Related: The Top 30 Tight Ends of the BCS Era

41. Steve Justice, C, Wake Forest
Few players have meant more to their school than Justice did to Wake Forest. As a two-time, first-team All-ACC selection, the pivot helped lead the Deacons to the ACC Championship in 2006 before earning consensus All-American honors in 2007. He was a Rimington finalist that year as well.

42. Rodney Hudson, G, Florida State
The mauler from Mobile was a three-time, first-team All-ACC selection, a two-time, first-team All-American and the Jacobs Blocking Trophy winner in 2009. He was a second-round pick of the Chiefs in 2011.

43. Logan Mankins, G, Fresno State
Easily one of the best lineman of this generation, Mankins is the best blocker to ever play at Fresno State. He wasn't highly decorated (All-WAC) but as a first-round pick, Mankins has earned five Pro Bowl bids. 

44. David DeCastro, G, Stanford
As a freshman in 2009, he started all 13 games for the 8-5 Cardinal and was a freshman All-American. He started all 13 games as a sophomore for the 12-1 Cardinal, helping to win the program’s first BCS bowl game (Orange Bowl). He capped his career with a consensus All-American season for the 11-2 Cardinal. He left school early and was the 24th overall pick of the 2012 NFL Draft by the Steelers.

45. Jake Kirkpatrick, C, TCU
The Horned Frogs pivot was a two-time Rimington finalist as the nation's top center and claimed the trophy in 2010. He was a two-time All-American as well.

46. David Molk, C, Michigan
The Wolverines center was a two-time, first-team All-Big Ten selection and earned Big Ten Offensive Lineman of the year in a conference with Michael Brewster and Peter Konz. Molk was a consensus All-American and Rimington Trophy winner in 2011.

47. Jonathan Scott, T, Texas
The two-time All-Big 12 pick was also a consensus All-American in 2005 — the same season he helped lead Texas back to the national championship game. He was a fifth-round pick of the Lions and has played on five NFL teams.

48. Matt Stinchcomb, T, Georgia
The older Stinchcomb brother was a two-time All-American at Georgia and won the Draddy Trophy (the "academic Heisman"). He was a first-round pick of the Oakland Raiders in the 1999 NFL Draft.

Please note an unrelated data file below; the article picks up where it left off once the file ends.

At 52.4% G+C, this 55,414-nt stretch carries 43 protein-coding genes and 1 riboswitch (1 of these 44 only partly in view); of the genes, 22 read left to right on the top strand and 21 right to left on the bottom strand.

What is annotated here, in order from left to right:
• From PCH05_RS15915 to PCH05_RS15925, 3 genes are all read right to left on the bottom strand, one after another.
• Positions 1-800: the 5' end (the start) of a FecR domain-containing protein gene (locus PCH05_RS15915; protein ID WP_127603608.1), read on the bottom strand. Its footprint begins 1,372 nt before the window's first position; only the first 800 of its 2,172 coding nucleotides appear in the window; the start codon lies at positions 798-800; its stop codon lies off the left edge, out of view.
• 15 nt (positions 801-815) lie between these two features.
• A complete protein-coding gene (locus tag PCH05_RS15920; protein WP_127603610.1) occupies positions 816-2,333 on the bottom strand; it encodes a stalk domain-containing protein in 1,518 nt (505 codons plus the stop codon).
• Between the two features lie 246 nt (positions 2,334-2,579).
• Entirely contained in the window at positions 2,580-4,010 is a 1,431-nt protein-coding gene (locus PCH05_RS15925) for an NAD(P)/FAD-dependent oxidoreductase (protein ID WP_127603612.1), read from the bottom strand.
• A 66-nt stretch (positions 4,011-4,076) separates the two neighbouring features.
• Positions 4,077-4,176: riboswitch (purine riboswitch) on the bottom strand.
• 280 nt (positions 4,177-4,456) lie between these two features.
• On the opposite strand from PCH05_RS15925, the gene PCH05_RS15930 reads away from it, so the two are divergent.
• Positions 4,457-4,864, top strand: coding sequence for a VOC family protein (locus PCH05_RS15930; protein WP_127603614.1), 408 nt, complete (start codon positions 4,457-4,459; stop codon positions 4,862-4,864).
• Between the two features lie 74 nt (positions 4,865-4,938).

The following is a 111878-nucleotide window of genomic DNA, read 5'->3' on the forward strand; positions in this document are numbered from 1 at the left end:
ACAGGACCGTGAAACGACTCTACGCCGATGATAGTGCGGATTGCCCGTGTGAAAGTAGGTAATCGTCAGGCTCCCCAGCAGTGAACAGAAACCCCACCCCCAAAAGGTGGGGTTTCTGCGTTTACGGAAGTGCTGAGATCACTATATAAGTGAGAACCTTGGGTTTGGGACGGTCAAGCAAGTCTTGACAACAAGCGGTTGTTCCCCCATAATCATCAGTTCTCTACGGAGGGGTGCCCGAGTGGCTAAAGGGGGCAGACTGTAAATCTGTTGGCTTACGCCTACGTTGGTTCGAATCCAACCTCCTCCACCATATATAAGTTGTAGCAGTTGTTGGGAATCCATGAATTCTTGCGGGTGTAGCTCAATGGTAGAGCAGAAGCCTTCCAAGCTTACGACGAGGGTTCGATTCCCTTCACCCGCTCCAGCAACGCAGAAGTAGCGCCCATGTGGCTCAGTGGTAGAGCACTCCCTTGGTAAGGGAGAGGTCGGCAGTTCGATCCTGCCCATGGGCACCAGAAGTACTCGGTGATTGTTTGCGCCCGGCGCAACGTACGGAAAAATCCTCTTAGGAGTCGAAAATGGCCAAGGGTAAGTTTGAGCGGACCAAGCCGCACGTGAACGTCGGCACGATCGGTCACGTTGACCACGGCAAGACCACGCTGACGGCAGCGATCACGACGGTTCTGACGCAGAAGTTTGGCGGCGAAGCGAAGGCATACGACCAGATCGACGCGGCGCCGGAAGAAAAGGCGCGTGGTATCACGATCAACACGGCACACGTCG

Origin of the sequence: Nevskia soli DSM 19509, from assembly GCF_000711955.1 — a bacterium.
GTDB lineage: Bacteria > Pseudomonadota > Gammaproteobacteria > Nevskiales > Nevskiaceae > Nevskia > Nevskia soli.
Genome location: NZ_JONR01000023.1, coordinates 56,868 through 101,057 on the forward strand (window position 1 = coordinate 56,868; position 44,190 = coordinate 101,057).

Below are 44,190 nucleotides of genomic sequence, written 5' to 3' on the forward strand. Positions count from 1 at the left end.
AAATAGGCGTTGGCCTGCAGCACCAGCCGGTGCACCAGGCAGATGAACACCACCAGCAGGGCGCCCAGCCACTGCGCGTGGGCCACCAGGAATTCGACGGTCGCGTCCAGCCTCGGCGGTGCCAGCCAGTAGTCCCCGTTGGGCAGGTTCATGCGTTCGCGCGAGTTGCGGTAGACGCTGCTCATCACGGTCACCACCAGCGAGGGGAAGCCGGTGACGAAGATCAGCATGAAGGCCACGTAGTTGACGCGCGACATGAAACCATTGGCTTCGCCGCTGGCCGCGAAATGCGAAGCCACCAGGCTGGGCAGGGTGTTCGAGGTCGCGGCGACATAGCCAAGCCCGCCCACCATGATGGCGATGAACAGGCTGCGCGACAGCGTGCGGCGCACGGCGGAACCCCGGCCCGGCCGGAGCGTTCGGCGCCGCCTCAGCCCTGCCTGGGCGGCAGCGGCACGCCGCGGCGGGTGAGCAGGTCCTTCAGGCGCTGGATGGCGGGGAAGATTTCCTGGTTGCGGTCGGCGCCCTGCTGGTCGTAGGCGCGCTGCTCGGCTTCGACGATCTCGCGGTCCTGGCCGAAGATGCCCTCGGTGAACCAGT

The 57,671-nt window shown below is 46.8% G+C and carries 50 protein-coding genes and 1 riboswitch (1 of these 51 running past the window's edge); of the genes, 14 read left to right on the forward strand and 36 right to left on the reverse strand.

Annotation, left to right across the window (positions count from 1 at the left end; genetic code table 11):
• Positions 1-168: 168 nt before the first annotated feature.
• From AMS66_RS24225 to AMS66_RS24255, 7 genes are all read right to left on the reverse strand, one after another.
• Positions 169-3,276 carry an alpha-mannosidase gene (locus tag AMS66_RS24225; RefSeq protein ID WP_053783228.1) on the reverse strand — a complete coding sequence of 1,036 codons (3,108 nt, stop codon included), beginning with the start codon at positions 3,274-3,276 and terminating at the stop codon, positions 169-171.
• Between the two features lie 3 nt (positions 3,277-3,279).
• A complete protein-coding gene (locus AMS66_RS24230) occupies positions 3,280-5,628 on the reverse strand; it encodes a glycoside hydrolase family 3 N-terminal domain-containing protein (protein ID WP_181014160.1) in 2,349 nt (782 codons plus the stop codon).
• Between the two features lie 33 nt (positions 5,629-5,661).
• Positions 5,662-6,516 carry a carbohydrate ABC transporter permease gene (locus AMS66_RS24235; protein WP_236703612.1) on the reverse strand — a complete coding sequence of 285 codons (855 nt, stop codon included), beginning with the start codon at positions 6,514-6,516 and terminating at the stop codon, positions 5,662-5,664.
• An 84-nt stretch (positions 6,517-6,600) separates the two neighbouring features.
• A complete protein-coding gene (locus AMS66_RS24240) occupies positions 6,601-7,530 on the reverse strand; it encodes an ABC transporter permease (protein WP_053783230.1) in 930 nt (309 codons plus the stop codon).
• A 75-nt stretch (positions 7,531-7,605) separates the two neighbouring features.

49. Nate Solder, T, Colorado
A consensus All-American, first-round NFL Draft pick and Big 12 Offensive Lineman of the Year dot his college resume. He was two-time, first-team All-Big 12 pick and Outland Trophy finalist before joining the Patriots in 2011.

50. Jonathan Cooper, G, North Carolina
The big Tar Heels blocker was a three-time All-ACC performer and an Outland Trophy finalist in 2012. The consensus All-American was the seventh overall pick in the 2013 NFL Draft by the Cardinals after paving the way for the ACC’s top running back (Gio Bernard).

The Next 25:

51. Max Jean-Gilles, G, Georgia
52. Aaron Gibson, T, Wisconsin
53. Casey Rabach, C, Wisconsin
54. Anthony Davis, T, Rutgers
55. Jake Grove, C, Virginia Tech
56. Craig Page, C, Georgia Tech
57. Anthony Collins, T, Kansas
58. Nate Potter, T, Boise State
59. A.Q. Shipley, C, Penn State
60. D.J. Fluker, T, Alabama
61. Levy Adcock, T, Oklahoma State
62. Toniu Fonoti, G, Nebraska
63. Levi Brown, T, Penn State
64. Larry Warford, G, Kentucky
65. Eric Steinbach, G, Iowa
66. Lee Ziemba, T, Auburn
67. Damien Woody, C, Boston College
68. Deuce Lutui, T, USC
69. Chase Beeler, C, Stanford
70. Duane Brown, T, Virginia Tech
71. Ben Grubbs, G, Auburn
72. Elton Brown, T, Virginia
73. Joe Staley, T, Central Michigan
74. Kenyatta Walker, T, Florida
75. Eugene Monroe, T, Virginia

Top 50s of the BCS Era:

The Top 50 Quarterbacks of the BCS Era
The Top 50 Running Backs of the BCS Era

The Top 50 Wide Receivers of the BCS Era

The Top 30 Tight Ends of the BCS Era


Agree or disagree with our ranking of College Football's Top 50 offensive linemen of the BCS Era? Let us know on Twitter (@AthlonSports), using the hashtag #AthlonOL50

Teaser:
<p> College Football's Top 50 Offensive Linemen of the BCS Era</p>
Post date: Wednesday, June 12, 2013 - 07:42
Path: /college-football/ranking-secs-college-football-stadiums
Body:

Fall Saturdays are special. Especially, in the South.